A cell microarray expressing GFP in all
the features. Each spot (feature) consists
of a cluster of 30-80 human cells expressing GFP
and is 100-150 microns in diameter

With this technology we can rapidly identify candidate genes that may underlie phenotypes of interest in mammalian cells (e.g. cell size) as well perform synthetic effect type screens. To create cell-based microarrays we use a robot to print onto a surface compatible with cell attachment and proliferation nanoliters of biodegradable polymers mixed with reagents that perturb gene function. We then culture adherent cells on the biopolymer-containing spots. As the polymers degrade the reagents are released, affecting, without the need of wells to sequester the individual reagents, gene function in defined local areas of a cell monolayer. Using this approach we have locally introduced into mammalian cells cDNAs in expression vectors (through a process named ‘reverse transfection’), lentiviruses, siRNAs, and small molecules. We can examine the cells for alterations in particular phenotypes using techniques compatible with cells growing on a surface, such as immunofluorescence or in situ hybridization. We have also adapting the cell microarray concept for screening double-stranded RNAs that mediated RNAi in Drosophila tissue culture cells.

Link to Reverse Transfection homepage

Link to paper by Ziauddin and Sabatini describing Reverse Transfection

Link to Drosophila RNAi Cell Microarray homepage

Link to Lentivirus microarray paper

Lentiviral shRNA Collection

Small interfering RNAs (siRNAs) expressed from short hairpin RNAs are proving to be a powerful way to mediate gene specific RNA interfering (RNAi) in mammalian cells. We are part of a consortium of labs at the Whitehead Institute, Broad Institute, Harvard Medical School, Dana-Farber Cancer Institute, Massachusetts General Hospital, and MIT Department of Biology that is collaborating to produce a pan-genomic collection of lentivirally-expressed shRNAs that target human and mouse genes as well as the techniques to screen this library. We are using the library in both traditional high-throughput well-based assays as well as to construct high-density loss of function cell microarrays.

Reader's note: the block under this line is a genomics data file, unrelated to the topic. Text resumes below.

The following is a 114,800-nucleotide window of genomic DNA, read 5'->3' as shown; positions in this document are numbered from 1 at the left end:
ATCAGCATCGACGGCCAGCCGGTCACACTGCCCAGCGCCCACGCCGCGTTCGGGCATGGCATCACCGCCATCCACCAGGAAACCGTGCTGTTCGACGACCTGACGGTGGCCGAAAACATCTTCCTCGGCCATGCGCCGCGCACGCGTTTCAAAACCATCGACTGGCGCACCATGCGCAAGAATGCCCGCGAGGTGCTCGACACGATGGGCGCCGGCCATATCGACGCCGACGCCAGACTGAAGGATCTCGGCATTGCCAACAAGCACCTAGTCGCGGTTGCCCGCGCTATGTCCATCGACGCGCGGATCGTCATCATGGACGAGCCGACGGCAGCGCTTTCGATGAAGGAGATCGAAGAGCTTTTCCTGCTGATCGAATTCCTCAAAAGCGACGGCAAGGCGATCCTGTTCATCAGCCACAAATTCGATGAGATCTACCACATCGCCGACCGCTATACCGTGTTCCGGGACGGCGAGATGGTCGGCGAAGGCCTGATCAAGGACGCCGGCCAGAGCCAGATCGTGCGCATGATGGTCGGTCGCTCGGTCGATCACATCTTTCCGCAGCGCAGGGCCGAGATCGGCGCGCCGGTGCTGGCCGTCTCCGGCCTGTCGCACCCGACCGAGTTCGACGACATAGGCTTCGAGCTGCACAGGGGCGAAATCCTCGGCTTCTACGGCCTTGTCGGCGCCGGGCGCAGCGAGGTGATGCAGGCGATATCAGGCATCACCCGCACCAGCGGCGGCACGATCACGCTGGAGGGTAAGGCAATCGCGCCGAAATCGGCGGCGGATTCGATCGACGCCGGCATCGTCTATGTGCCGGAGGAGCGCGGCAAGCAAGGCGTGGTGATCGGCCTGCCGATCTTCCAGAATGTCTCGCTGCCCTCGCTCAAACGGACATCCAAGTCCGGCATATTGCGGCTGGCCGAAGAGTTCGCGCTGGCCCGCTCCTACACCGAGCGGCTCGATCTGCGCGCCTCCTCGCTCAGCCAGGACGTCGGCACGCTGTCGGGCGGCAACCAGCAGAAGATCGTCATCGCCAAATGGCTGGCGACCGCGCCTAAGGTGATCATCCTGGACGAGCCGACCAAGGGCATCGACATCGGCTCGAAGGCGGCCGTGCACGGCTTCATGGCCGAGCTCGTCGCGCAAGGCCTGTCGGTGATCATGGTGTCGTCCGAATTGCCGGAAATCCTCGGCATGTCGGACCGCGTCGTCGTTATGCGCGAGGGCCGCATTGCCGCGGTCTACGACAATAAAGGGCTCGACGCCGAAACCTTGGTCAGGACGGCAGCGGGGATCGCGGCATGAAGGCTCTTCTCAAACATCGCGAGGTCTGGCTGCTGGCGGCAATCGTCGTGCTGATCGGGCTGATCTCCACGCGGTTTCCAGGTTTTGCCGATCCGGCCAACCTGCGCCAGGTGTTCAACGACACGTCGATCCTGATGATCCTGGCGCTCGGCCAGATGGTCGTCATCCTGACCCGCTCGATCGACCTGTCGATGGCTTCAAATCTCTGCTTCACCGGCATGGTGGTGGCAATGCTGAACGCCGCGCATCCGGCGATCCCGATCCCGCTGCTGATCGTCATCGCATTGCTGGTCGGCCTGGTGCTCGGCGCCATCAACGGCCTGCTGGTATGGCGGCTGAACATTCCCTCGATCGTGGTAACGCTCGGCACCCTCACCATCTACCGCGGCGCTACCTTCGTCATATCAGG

Link to WIBR siRNA selection homepage

More information on The RNAi Consortium

Functional Genomics

The CRISPR/Cas9 system has been adapted in recent years to allow the rapid generation of loss-of-function alleles in mammalian cells. The Functional Genomics Platform utilizes the CRISPR/Cas9 system to perform unbiased large-scale genetic screens in mammalian cells in culture. We use these screens to systematically identify genes involved in a given phenotype of interest using a sequencing-based readout. This screening approach is best suited to phenotypes that affect cell number (e.g., resistance or sensitivity to a drug), although more complex experimental designs may be possible.

Established in 2016, the purpose of the Functional Genomics Platform is to work with researchers to design, implement, and analyze the data from CRISPR/Cas9-based genetic screens. We serve the Whitehead community, as well as the larger MIT community and external collaborators. The platform is operated by Heather Keys, Ph.D., with assistance from a full-time technician, Maria Virgilio. The faculty advisor for the platform is David M. Sabatini, M.D., Ph.D.

The Functional Genomics Platform anticipates being able to accept new projects by September 2016, but please do not hesitate to contact us prior to then to discuss your project!

Metabolite Profiling

Recent research in cancer biology, aging, microbial pathogenesis, and many other areas has revealed a key role for small molecule and lipid metabolites in a wide range of biological processes. The Metabolite Profiling Core Facility was established in 2013 to support studies in this rapidly developing field. Due to the extreme chemical diversity of small molecules and lipids – which greatly exceeds that of proteins and nucleic acids – the facility operates on a collaborative model in which experimental design, sample preparation, data collection, and data analysis are tailored to each study. We serve the Whitehead as well as the larger MIT community and external collaborators.

The facility is operated by Elizaveta (Lisa) Freinkman, Ph.D., who assists researchers with experimental design and sample preparation strategies, performs LC/MS experiments, and analyzes data, in addition to developing new analytical techniques for metabolites that are not adequately measured by our existing methods. Also, a full-time technician, Tenzin Kunchok, performs routine instrument maintenance and sample preparation, and also assists with facility operations.

More information on the Metabolite Profiling Facility